Horizon highlights – 'How'd they do that?' edition

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Our regular roundup of sci-tech stories from across the Web includes: How'd they pull off the graphics in "Benjamin Button"? And how'd people tolerate the Web in 1996? Let’s kick it off:

Jurassic Web: The Internet of 1996 is almost unrecognizable compared with what we have today
"It's 1996, and you're bored. What do you do? If you're one of the lucky people with an AOL account, you probably do the same thing you'd do in 2009: Go online. Crank up your modem, wait 20 seconds as you log in, and there you are – 'Welcome.' You check your mail, then spend a few minutes chatting with your AOL buddies about which of you has the funniest screen name." [via Slate]

Online Ads: Even the evangelists are turning bearish
"It wasn’t too many months ago that saying online advertising would decline in 2009 was enough to get you laughed at in the blogosphere, mocked on Twitter, and have Eric Schmidt roll his eyes and explain, again, why Google ads were such a better value than traditional media." [via TechCrunch]

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Video: Ed Ulbrich: How Benjamin Button got his face
"Ed Ulbrich, the digital-effects guru from Digital Domain, explains the Oscar-winning technology that allowed his team to digitally create the older versions of Brad Pitt's face for 'The Curious Case of Benjamin Button.' " [via TED]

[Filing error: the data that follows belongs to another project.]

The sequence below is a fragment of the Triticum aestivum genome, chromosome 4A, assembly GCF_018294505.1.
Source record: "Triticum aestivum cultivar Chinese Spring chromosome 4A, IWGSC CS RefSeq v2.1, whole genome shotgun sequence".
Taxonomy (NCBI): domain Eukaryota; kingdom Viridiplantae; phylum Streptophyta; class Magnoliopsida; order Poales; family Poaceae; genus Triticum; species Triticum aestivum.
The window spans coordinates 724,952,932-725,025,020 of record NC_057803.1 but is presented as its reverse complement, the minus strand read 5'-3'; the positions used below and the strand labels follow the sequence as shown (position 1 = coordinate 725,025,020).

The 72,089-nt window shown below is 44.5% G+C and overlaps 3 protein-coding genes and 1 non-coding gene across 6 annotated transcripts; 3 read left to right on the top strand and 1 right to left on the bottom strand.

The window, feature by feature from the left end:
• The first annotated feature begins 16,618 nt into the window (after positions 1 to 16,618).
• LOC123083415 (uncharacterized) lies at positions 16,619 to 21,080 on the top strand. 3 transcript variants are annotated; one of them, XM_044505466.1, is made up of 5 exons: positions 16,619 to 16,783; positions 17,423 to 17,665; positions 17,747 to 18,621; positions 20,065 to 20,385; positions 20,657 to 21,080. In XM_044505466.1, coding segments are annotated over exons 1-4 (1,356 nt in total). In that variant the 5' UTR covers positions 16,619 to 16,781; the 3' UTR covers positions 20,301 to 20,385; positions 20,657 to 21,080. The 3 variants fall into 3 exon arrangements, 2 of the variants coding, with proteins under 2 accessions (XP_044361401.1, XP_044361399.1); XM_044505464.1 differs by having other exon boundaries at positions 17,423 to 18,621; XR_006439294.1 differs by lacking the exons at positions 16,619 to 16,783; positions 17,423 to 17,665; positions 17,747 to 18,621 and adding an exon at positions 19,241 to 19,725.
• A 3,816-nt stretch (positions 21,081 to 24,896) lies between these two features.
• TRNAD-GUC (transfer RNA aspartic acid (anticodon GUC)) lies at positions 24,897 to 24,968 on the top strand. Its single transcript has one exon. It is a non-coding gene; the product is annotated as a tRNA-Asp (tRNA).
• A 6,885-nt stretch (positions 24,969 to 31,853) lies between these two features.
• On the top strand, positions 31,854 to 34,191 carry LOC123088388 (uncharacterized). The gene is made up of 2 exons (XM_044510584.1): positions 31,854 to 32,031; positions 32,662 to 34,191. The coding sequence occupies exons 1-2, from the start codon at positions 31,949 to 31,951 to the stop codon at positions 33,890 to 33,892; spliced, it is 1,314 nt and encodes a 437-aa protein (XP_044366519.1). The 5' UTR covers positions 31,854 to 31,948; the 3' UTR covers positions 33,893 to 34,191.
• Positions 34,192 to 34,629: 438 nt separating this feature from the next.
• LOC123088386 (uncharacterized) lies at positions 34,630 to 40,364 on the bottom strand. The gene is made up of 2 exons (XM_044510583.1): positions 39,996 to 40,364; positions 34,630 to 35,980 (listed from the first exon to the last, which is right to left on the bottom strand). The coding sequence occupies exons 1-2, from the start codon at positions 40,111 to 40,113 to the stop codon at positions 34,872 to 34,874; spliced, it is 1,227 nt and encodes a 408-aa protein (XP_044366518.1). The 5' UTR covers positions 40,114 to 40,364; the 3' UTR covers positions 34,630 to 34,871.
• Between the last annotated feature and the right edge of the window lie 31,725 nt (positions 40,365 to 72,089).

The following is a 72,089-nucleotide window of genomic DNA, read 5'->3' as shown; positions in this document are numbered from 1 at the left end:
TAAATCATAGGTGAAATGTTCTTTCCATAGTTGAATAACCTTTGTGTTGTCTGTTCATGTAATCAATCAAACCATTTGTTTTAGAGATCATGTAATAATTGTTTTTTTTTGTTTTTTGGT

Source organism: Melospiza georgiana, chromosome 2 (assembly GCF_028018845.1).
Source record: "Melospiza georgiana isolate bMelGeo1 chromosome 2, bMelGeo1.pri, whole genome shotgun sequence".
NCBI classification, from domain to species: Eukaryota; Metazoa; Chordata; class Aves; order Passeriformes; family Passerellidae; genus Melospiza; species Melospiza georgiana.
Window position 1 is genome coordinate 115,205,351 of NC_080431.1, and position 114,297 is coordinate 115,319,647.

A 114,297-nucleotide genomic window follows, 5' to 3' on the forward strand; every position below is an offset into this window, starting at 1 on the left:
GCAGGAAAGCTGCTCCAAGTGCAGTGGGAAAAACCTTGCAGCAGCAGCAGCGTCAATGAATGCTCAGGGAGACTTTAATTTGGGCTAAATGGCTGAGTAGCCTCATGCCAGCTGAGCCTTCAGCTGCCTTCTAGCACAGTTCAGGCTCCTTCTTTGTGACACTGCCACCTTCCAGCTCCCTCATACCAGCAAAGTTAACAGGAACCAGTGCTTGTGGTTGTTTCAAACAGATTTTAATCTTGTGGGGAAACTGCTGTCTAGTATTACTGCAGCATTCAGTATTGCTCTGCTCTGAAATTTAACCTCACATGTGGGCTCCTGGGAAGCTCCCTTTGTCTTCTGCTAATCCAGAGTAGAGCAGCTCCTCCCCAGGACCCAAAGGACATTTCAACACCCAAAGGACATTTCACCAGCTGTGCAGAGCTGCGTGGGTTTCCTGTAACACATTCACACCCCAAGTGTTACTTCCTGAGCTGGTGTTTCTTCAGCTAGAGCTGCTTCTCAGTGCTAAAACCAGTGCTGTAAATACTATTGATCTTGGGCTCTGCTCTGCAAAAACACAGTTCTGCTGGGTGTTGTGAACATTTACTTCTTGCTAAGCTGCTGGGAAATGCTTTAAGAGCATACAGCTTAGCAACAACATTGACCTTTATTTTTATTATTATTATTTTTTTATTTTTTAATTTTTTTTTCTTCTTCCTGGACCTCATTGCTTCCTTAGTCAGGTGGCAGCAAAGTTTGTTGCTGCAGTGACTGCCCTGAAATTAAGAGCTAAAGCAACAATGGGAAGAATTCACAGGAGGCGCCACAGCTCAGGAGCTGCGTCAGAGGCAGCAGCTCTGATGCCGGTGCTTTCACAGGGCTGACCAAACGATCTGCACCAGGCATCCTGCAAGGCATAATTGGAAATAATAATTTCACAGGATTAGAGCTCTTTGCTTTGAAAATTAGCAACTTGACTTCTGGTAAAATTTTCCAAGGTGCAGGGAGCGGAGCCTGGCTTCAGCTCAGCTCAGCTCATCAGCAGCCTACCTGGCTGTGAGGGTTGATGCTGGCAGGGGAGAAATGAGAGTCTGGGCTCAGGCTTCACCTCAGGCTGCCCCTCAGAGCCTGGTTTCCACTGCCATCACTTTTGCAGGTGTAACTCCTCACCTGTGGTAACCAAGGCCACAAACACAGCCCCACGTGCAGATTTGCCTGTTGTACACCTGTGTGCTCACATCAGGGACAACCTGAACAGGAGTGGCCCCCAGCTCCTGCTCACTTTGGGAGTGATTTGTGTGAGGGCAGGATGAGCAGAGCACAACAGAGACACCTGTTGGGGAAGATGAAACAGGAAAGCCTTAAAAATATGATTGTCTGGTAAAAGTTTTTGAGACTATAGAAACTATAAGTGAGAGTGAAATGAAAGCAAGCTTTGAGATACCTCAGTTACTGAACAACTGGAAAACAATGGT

Crowd Source: Website maps global Web blocks
"Internet censorship occurs worldwide for a broad range of reasons, but the exact dimensions of the problem can be hard to document. A website launching today aims to tap the power of 'crowd sourcing' – fielding and aggregating reports from volunteers – to provide real-time data on the state of Net filtering." [via Technology Review]

Why it Matters: The Pirate Bay trial is the collision of 'Can I?' and 'Should I?' cultures
"People who don't speak Swedish are missing almost all the interest of the Pirate Bay trial, which is supplied by the frankly unsavoury nature of the defendants. The money man, Carl Lundström, on whose servers The Pirate Bay was housed, is straight out of the crime novels of Stieg Larsson. He inherited a fortune built on crispbread, and has a long history of involvement with extreme rightwing politics." [via The Guardian]

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